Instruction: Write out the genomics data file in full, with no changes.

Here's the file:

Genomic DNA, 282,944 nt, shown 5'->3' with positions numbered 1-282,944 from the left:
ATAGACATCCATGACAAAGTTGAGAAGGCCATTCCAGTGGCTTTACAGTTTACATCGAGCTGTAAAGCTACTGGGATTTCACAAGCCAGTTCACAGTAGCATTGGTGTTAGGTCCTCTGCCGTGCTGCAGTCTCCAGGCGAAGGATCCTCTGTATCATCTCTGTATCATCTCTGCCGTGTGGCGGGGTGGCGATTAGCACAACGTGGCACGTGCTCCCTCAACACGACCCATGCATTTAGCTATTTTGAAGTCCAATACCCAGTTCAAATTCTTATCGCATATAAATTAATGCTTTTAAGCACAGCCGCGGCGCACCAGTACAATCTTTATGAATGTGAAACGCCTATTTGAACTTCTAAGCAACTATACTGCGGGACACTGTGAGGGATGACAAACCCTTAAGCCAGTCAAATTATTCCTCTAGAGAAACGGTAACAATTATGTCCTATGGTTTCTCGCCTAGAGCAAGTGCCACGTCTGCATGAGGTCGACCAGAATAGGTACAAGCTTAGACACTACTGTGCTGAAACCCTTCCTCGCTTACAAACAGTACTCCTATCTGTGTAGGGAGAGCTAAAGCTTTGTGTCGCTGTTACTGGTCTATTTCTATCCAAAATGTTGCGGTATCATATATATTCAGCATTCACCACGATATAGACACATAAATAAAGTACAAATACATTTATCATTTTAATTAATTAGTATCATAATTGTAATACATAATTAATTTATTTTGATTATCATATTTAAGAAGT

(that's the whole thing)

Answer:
Genomic DNA, 282,944 nt, shown 5'->3' with positions numbered 1-282,944 from the left:
ATAGACATCCATGACAAAGTTGAGAAGGCCATTCCAGTGGCTTTACAGTTTACATCGAGCTGTAAAGCTACTGGGATTTCACAAGCCAGTTCACAGTAGCATTGGTGTTAGGTCCTCTGCCGTGCTGCAGTCTCCAGGCGAAGGATCCTCTGTATCATCTCTGTATCATCTCTGCCGTGTGGCGGGGTGGCGATTAGCACAACGTGGCACGTGCTCCCTCAACACGACCCATGCATTTAGCTATTTTGAAGTCCAATACCCAGTTCAAATTCTTATCGCATATAAATTAATGCTTTTAAGCACAGCCGCGGCGCACCAGTACAATCTTTATGAATGTGAAACGCCTATTTGAACTTCTAAGCAACTATACTGCGGGACACTGTGAGGGATGACAAACCCTTAAGCCAGTCAAATTATTCCTCTAGAGAAACGGTAACAATTATGTCCTATGGTTTCTCGCCTAGAGCAAGTGCCACGTCTGCATGAGGTCGACCAGAATAGGTACAAGCTTAGACACTACTGTGCTGAAACCCTTCCTCGCTTACAAACAGTACTCCTATCTGTGTAGGGAGAGCTAAAGCTTTGTGTCGCTGTTACTGGTCTATTTCTATCCAAAATGTTGCGGTATCATATATATTCAGCATTCACCACGATATAGACACATAAATAAAGTACAAATACATTTATCATTTTAATTAATTAGTATCATAATTGTAATACATAATTAATTTATTTTGATTATCATATTTAAGAAGT